Follow these wine tasting tips and you’ll soon be sniffing and swirling like an expert.
Wine tasting is all about identifying what makes one wine different from another and, of course, deciding which wines you enjoy drinking the most. Whether you are in a wine shop, supermarket or restaurant the choice of wines on offer can sometimes be overwhelming.
Look at the Label
The key things that make one wine different from another are the grape variety and climate. You will be able to find out a lot about the wine you are going to taste like by looking at the label. Many wines will be labeled by grape variety, for example, Chardonnay or Cabernet Sauvignon. For others, such as Rioja or Chablis you might need to look up what the grape variety is. A quick search will give you an idea what to expect from the grape.
Secondly, think about the climate. Wines from cool climates, for example Northern Europe, tend to be more acidic and fresher. Wines from warmer climates, such as California or Australia, are often fruitier, richer and fuller. One isn’t better than the other, they are just different.
Discover Wines You Love
A wine tasting where you try a few wines alongside each other is one of the best ways to decide which wines you prefer. You could compare wines made with the same grape but from different climates or look at a few wines from the same region. Take some notes as you taste so that you will be able to look back on them afterwards. Don’t be intimidated. Wine is a matter of personal taste and everyone has their own preferences.
Get Ready for A Wine Tasting
Firstly, select the wine or wines you are going to try. You want to make sure they are the right temperature. Most of us enjoy white wine chilled but if it is too cold it can be difficult to taste, so take whites out of the fridge ahead of time. Similarly make sure your reds aren’t too warm. Cool room temperature is probably best.
Then choose some suitable glasses and make sure they are clean, traces of detergent will not enhance the flavour of your wine. Good glasses for wine tasting give you room to swirl the wine and often taper slightly at the top so that the aromas are condensed. Pour a small amount of each wine, about 50ml is ideal for a tasting. Remember to have some paper to hand to take notes, our wine tasting note sheets are ideal.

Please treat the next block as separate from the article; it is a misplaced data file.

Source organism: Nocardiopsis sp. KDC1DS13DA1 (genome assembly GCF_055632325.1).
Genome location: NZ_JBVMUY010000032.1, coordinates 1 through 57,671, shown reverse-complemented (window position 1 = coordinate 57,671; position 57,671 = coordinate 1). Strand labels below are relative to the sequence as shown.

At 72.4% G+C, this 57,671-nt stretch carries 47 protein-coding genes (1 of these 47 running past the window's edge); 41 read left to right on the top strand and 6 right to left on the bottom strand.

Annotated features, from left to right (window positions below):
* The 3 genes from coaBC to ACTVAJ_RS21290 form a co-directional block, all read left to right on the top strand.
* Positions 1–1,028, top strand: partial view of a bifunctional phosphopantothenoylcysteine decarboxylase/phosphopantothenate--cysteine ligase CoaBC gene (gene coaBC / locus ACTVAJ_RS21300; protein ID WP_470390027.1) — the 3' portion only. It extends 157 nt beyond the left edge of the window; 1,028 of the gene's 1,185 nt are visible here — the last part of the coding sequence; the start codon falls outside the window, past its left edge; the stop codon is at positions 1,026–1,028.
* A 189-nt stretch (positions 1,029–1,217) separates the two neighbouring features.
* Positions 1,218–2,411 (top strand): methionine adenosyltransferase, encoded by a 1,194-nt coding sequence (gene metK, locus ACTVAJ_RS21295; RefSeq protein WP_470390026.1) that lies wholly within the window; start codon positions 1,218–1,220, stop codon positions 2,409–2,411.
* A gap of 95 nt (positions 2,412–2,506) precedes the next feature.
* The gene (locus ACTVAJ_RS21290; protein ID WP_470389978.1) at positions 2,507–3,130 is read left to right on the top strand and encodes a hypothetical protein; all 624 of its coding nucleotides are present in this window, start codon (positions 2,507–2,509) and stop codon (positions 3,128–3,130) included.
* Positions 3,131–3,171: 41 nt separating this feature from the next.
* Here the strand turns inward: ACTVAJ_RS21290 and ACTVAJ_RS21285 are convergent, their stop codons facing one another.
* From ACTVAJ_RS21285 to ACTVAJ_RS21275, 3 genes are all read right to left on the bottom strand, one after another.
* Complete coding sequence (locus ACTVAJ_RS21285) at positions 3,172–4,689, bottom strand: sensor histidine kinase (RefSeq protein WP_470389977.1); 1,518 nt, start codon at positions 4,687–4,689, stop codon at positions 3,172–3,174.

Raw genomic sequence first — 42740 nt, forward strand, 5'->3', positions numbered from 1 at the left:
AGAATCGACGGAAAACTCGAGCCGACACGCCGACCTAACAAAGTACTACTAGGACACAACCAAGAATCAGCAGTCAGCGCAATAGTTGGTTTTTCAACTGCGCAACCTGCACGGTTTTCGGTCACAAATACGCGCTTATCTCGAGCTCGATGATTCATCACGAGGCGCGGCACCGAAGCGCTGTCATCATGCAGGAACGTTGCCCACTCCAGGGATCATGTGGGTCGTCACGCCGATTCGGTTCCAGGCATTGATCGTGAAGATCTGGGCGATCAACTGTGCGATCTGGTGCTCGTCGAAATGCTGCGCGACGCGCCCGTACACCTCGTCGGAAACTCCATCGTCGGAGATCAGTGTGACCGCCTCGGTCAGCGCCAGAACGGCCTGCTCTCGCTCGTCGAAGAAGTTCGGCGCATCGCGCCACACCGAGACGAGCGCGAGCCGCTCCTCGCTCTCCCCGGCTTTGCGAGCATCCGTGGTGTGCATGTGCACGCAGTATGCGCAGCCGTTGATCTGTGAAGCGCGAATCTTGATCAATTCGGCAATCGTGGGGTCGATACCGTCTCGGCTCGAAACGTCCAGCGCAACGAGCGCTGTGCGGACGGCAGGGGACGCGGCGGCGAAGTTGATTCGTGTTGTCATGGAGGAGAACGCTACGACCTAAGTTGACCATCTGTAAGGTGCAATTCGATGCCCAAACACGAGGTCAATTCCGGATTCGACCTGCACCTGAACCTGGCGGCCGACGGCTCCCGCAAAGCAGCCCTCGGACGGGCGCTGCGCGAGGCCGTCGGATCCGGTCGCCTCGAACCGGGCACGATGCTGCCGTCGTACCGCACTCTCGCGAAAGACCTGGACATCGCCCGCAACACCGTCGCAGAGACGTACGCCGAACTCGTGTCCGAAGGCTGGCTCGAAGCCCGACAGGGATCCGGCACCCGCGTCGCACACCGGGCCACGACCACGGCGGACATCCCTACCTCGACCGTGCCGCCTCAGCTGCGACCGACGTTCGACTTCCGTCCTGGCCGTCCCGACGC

I’ve been on a few wine tasting courses and one of the first wine tasting tips I was given is to have a systematic approach when tasting wine.
Look at the appearance first. What colour is the wine? Obviously red or white but then look at the depth of colour. Lighter colour and clarity would suggest that the wine itself might be fresher perhaps from a cooler climate.
Before you try the wine give it a swirl and smell it. All wines have fruity smells, citrus, stone fruits or berries but can you detect anything else like oak or vanilla, even chocolate or coffee. These other aromas are called secondary or tertiary. Secondary aromas such as butter or toast are related to the fermentation process. Tertiary aromas give clues as to how old a wine is. The most common of these vanilla which is associated with wines aged in oak. As the wine matures the fresh fruit flavours mellow and develop. If you are smelling cooked fruit or get an idea of jam maybe the wine is older. Double check by looking the label and remember to take some notes at this stage.
Finally you are going to taste the wine. Take one large sip of wine followed by a few smaller sips. As you sip try to think about which different flavours you can identify each time . Does the wine taste the way you expected it to when you smelt it? Think about how acidic the wine feels. Consider how dry or sweet the wine is. Ask yourself how long the flavour of the wine stays with you, this is known as the finish. Decide whether you like it and if you are sampling a few wines think about which is your favourite and why you enjoyed it most.
Wine Tasting with Top Note Design
We stock everything you need to begin wine tasting from corkscrews and tasting glasses to Drop Stop pourers and even blind tasting covers. Follow our wine tasting tips and explore all our wine tasting tools here.